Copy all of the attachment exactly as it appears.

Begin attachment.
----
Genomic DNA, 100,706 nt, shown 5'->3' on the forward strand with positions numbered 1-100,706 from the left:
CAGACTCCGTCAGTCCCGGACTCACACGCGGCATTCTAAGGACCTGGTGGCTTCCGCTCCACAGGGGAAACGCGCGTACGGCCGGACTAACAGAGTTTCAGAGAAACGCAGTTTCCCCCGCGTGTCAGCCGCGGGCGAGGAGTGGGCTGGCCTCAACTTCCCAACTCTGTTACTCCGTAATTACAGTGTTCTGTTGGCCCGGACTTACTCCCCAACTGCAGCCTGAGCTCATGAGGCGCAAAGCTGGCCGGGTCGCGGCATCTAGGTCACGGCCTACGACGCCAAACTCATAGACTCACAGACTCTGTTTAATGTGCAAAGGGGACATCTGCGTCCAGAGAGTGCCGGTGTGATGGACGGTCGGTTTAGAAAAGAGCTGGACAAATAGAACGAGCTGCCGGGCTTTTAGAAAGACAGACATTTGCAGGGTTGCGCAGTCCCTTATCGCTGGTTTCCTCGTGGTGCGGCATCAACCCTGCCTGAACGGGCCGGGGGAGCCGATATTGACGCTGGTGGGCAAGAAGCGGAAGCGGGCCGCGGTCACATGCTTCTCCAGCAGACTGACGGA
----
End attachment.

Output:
Genomic DNA, 100,706 nt, shown 5'->3' on the forward strand with positions numbered 1-100,706 from the left:
CAGACTCCGTCAGTCCCGGACTCACACGCGGCATTCTAAGGACCTGGTGGCTTCCGCTCCACAGGGGAAACGCGCGTACGGCCGGACTAACAGAGTTTCAGAGAAACGCAGTTTCCCCCGCGTGTCAGCCGCGGGCGAGGAGTGGGCTGGCCTCAACTTCCCAACTCTGTTACTCCGTAATTACAGTGTTCTGTTGGCCCGGACTTACTCCCCAACTGCAGCCTGAGCTCATGAGGCGCAAAGCTGGCCGGGTCGCGGCATCTAGGTCACGGCCTACGACGCCAAACTCATAGACTCACAGACTCTGTTTAATGTGCAAAGGGGACATCTGCGTCCAGAGAGTGCCGGTGTGATGGACGGTCGGTTTAGAAAAGAGCTGGACAAATAGAACGAGCTGCCGGGCTTTTAGAAAGACAGACATTTGCAGGGTTGCGCAGTCCCTTATCGCTGGTTTCCTCGTGGTGCGGCATCAACCCTGCCTGAACGGGCCGGGGGAGCCGATATTGACGCTGGTGGGCAAGAAGCGGAAGCGGGCCGCGGTCACATGCTTCTCCAGCAGACTGACGGA